TfL in a pickle over bridge mural

Transport for London find themselves in something of a quandary as to what to do about the railway bridge over Turnham Green Terrace.

In a scenario which plays out rather like a badly written panto, Babes in the Wood Karen Liebreich and Sarah Cruz (aka Abundance London) set out on a journey to raise funds to make a lovely mural depicting the history of Chiswick. A good fairy at TfL agreed that they could have the space (the grotty looking walls under the bridge on both sides of the road) and waved her magic wand to agree that TfL would install the mural and bear the cost of the installation. The Babes raised £21,141 from Hounslow Council (no mean feat), £5,000 from Ealing Council and gathered the support of the local community, including primary schools who are all set to do mural related educational projects and businesses such as Fullers which have offered sponsorship. They’ve commissioned original art works from internationally known local artists Peter Blake and Jan Pieńkowski. They’ve even got Hounslow to agree to take care of the mural’s future maintenance.

“What could go wrong at this point”? I hear you ask. Samples were produced in vitreous enamel (a thin layer of glass fused at high temperature on to the surface of a metal) of what the mural would look like. Everyone went off for Christmas happy that it was progressing so well. Work on the installation was expected to start in May.

Meanwhile in another part of the forest the evil stepmother at TfL was plotting their downfall.

Unbeknownst to the Babes or the Good Fairy someone in the advertising sales department had struck a deal selling the wall on the taxi rank side (ie. the better side – the side which everyone looks at while waiting at the bus stop) as ad space, presumably for many thousands of pounds. It was only when the advertising hoardings started going up that urgent enquiries were made, anxious emails sent and the uncomfortable truth uncovered that one part of TfL didn’t know what the other was doing. This is where the panto analogy falls down, as the ‘Wicked Stepmother’ was of course merely doing their job, rather well, blissfully unaware that the space had been promised to another. This is after all one site out of thousands probably, a line in a spreadsheet in an appendix. What’s more, TfL is under pressure to earn revenue at the moment, as the government has given notice that it will no longer be funding its operations. From 2018 TfL must become self-sufficient with its operating costs. So they now have something of a problem.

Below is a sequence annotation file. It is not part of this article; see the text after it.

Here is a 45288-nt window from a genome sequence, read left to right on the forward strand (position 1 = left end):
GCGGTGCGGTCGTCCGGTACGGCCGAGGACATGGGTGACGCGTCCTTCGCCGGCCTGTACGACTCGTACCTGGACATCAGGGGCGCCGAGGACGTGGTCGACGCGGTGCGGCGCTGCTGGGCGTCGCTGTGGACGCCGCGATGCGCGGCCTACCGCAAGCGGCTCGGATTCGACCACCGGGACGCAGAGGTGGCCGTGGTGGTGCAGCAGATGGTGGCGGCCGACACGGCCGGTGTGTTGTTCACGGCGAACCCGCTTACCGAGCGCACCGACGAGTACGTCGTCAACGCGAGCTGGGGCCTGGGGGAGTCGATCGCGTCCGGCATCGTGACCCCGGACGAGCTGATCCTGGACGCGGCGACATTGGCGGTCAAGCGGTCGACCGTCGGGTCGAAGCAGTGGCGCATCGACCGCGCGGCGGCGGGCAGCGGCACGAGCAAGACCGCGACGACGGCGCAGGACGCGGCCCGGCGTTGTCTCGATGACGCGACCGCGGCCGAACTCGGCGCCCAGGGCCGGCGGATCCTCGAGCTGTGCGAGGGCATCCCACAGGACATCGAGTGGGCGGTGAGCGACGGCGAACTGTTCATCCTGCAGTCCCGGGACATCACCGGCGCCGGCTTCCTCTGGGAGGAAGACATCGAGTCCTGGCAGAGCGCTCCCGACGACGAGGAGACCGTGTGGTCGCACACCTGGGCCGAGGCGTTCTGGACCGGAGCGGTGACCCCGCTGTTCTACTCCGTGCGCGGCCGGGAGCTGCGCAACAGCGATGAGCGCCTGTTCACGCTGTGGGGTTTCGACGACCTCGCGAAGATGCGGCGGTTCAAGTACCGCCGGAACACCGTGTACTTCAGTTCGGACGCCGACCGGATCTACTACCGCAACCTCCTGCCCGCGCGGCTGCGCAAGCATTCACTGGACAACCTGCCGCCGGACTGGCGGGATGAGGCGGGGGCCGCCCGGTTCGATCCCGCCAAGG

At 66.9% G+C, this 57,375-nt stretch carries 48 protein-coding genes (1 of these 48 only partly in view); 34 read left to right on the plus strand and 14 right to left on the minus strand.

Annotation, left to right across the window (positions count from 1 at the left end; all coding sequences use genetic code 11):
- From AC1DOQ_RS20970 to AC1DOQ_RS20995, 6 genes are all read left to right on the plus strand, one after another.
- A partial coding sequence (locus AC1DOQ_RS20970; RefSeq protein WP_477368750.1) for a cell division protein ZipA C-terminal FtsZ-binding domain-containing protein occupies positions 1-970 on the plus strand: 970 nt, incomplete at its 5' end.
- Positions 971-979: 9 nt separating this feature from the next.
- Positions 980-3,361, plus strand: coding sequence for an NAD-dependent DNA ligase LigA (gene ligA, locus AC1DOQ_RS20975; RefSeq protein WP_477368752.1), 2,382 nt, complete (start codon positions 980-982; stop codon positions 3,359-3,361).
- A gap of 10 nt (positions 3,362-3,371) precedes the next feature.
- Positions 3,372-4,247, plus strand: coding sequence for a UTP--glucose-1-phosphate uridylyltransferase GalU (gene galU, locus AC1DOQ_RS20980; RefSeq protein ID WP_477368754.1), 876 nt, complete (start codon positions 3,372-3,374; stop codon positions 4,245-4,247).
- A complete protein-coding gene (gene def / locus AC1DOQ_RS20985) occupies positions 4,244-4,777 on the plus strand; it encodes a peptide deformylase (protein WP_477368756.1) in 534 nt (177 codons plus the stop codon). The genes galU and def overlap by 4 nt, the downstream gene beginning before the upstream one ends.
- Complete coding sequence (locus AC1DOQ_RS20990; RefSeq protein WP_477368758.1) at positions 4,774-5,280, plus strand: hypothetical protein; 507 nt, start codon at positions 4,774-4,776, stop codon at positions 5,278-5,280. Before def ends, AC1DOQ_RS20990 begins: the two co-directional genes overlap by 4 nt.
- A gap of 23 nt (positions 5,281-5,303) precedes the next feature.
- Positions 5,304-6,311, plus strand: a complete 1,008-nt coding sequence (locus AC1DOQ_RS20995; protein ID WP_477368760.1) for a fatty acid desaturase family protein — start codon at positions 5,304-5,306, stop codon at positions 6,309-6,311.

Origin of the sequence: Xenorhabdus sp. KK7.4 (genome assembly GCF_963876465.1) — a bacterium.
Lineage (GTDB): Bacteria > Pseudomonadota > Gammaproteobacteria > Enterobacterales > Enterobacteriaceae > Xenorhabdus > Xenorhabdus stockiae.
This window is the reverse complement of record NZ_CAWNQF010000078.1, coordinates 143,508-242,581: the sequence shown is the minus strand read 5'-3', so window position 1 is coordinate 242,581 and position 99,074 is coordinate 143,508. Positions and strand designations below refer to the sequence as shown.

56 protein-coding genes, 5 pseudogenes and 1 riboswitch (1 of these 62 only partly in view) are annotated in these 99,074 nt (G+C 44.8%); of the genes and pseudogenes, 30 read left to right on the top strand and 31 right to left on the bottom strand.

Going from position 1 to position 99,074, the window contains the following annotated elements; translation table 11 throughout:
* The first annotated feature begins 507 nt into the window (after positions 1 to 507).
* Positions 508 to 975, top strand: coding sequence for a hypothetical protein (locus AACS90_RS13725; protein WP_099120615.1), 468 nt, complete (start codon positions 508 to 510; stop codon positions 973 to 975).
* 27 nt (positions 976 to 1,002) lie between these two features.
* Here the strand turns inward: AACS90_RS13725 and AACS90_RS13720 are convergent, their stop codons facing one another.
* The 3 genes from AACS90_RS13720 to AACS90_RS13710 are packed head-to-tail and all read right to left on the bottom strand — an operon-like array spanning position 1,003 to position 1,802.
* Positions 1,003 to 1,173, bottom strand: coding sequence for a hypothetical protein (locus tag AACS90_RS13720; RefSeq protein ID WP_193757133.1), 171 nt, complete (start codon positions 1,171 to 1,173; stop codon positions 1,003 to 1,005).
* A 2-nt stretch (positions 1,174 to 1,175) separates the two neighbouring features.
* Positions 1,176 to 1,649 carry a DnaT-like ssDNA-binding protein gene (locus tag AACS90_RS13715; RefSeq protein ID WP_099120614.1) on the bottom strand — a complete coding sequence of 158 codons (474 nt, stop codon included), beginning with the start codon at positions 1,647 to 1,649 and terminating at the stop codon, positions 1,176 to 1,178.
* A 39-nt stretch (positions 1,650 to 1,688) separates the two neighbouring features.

Sarah, the designer, and Karen, who jointly conceived the mural and have campaigned doggedly for it over several years, were devastated when they were told the deal was off as the wall was no longer available. After more urgent emails and phone calls they were invited to a meeting with TfL on Friday to discuss options. As of Friday, when various options were explored, the decision hangs in the balance as to what will happen next.

TfL has two choices: unpick a lucrative contract or renege on a promise which would make them a shining example of corporate social responsibility and bring them much love from the people of Chiswick. I like the panto analogy because in a pantomime the good guys always win. Evil is banished from the land and Chiswick would get its mural. So let’s hope that Those Who Will Decide at TfL are a fan of the genre, will find room in their £11.5 billion budget to forgo a little extra cash from our grimy, pigeon fouled wall in favour of improving the environment of our community. Maybe if we all clap our hands and say “I believe in the good faith of multi billion pound corporations” they will.